Pakistan, he said, has used Afghan territory to train terrorist organizations like LeT and Jaish-e-Mohammed and send them to Kashmir, and the Taliban have been complicit. Now there could be concerns that Pakistan and the Taliban may join hands to put some pressure in J&K.

He said that Islamabad will take tremendous risk after Balakot where India has shown that it won’t tolerate Pakistan stepping up terrorist activities in J&K…. “There is no contiguity between India and Afghanistan. It has to come through Pakistan. Now that everybody is aware of Pakistan’s role in promoting terrorism in the region and under watch by the FATF (Financial Action Task Force), if Pakistan actually starts promoting terrorism in J&K it will become far more vulnerable in terms of international pressure.”

The issue of terrorism is there, he said, but in a different way, in the sense that Pakistan itself has got radicalized “and if there is such a radical force in Afghanistan which is basking in the glory that they defeated another superpower, the atmosphere in the region changes and much greater value put in using the tool of terrorism and Islamic radicalism to fight their battles …. If we can stand up to China we can surely stand up to these ragtag gun-totting fellows,” said Sibal.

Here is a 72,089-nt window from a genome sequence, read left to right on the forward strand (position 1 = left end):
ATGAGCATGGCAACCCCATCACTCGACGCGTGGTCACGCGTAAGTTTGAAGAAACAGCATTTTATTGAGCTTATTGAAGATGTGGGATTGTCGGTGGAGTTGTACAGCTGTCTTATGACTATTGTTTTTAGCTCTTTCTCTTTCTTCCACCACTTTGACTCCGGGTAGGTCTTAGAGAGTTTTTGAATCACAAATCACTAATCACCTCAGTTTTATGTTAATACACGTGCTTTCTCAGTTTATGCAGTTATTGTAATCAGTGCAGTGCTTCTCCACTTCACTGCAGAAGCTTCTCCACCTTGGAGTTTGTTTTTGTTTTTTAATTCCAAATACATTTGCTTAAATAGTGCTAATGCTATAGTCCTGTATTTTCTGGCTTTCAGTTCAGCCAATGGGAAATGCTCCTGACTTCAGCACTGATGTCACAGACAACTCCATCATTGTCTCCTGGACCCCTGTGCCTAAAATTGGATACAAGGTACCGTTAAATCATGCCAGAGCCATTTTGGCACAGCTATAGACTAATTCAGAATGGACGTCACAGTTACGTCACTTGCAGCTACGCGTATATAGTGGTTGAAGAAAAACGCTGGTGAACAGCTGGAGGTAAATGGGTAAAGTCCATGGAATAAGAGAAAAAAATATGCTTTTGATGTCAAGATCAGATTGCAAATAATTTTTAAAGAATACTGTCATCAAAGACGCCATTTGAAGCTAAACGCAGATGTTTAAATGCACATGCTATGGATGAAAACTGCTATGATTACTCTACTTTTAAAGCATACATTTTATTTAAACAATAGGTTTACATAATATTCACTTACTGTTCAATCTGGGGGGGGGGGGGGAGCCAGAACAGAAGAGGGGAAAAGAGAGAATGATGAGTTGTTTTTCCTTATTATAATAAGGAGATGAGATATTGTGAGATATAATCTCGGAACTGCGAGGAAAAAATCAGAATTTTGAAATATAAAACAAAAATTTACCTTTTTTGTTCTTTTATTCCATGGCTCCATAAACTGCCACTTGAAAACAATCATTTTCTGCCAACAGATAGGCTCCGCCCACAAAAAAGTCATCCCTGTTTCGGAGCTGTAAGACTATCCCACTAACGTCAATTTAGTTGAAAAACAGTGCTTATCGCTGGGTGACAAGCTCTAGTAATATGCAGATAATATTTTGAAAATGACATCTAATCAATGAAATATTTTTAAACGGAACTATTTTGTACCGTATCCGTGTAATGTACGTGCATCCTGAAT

Sibal, who is a recipient of Padma Shri award, further said that India needs to strengthen and boost its capabilities in the areas of the navy, maritime security and Quad in the Indo-Pacific where China does not dominate and is vulnerable.

“We have to balance and boost our naval capabilities in partnership with others. Considering terrorist attacks at Kabul airport are sign of times of what lies ahead, we may find slowly more common ground with Russia to stem the kind of challenges that one can foresee emanating from Afghanistan.”

Asked to respond to US President Joe Bidens comment after Kabul airport bombing that the attackers will not be spared, Sibal said, “The Taliban have withstood the bite of the US and now can easily withstand its bark... this is a murky situation. I don’t know where the truth is… I hope the Americans can get to them.... how they will get there, will they have intelligence on ground, will Pakistan cooperate? Will they do special operations like they did in Syria on unfavourable ground with countries hostile to them? I don’t think so.”

Asked if a Republican administration in the US would have made a difference in Afghanistan, Sibal said it is not withdrawal but the manner of withdrawal that has come in for criticism. Trump who had committed to his electorate that he would end the war in Afghanistan and he would not have done anything different. “… I don’t think materially anything would have changed under the Republican administration because the US has got in a very difficult situation… once you have announced you are going to leave and there is public opinion that expects it to happen. It is the acceleration of the time-table of withdrawal and the manner of withdrawal and not so much the withdrawal itself that is being criticized even in the US.”